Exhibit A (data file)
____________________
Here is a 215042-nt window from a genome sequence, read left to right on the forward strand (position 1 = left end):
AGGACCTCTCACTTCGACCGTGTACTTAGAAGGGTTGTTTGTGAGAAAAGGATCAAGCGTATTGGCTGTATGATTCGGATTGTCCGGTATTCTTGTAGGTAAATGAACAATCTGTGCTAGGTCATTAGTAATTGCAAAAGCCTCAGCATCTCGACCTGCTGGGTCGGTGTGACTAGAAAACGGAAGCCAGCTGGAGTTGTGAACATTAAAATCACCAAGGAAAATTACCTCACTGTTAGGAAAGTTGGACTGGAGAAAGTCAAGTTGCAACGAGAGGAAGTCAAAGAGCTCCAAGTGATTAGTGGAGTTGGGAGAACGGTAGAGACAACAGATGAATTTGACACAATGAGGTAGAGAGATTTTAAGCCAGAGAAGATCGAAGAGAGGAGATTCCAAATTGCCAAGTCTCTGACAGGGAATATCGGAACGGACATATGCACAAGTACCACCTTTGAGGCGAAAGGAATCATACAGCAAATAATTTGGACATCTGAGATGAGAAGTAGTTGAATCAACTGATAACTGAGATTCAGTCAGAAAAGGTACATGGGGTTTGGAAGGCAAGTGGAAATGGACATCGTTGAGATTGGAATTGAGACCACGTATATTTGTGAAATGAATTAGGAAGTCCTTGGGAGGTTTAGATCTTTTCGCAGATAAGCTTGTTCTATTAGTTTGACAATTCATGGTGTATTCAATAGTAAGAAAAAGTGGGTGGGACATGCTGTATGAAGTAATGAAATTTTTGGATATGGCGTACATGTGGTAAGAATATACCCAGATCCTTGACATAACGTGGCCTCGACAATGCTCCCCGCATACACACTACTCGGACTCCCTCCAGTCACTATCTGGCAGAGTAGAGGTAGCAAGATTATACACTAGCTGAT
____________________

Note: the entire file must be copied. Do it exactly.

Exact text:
Here is a 215042-nt window from a genome sequence, read left to right on the forward strand (position 1 = left end):
AGGACCTCTCACTTCGACCGTGTACTTAGAAGGGTTGTTTGTGAGAAAAGGATCAAGCGTATTGGCTGTATGATTCGGATTGTCCGGTATTCTTGTAGGTAAATGAACAATCTGTGCTAGGTCATTAGTAATTGCAAAAGCCTCAGCATCTCGACCTGCTGGGTCGGTGTGACTAGAAAACGGAAGCCAGCTGGAGTTGTGAACATTAAAATCACCAAGGAAAATTACCTCACTGTTAGGAAAGTTGGACTGGAGAAAGTCAAGTTGCAACGAGAGGAAGTCAAAGAGCTCCAAGTGATTAGTGGAGTTGGGAGAACGGTAGAGACAACAGATGAATTTGACACAATGAGGTAGAGAGATTTTAAGCCAGAGAAGATCGAAGAGAGGAGATTCCAAATTGCCAAGTCTCTGACAGGGAATATCGGAACGGACATATGCACAAGTACCACCTTTGAGGCGAAAGGAATCATACAGCAAATAATTTGGACATCTGAGATGAGAAGTAGTTGAATCAACTGATAACTGAGATTCAGTCAGAAAAGGTACATGGGGTTTGGAAGGCAAGTGGAAATGGACATCGTTGAGATTGGAATTGAGACCACGTATATTTGTGAAATGAATTAGGAAGTCCTTGGGAGGTTTAGATCTTTTCGCAGATAAGCTTGTTCTATTAGTTTGACAATTCATGGTGTATTCAATAGTAAGAAAAAGTGGGTGGGACATGCTGTATGAAGTAATGAAATTTTTGGATATGGCGTACATGTGGTAAGAATATACCCAGATCCTTGACATAACGTGGCCTCGACAATGCTCCCCGCATACACACTACTCGGACTCCCTCCAGTCACTATCTGGCAGAGTAGAGGTAGCAAGATTATACACTAGCTGAT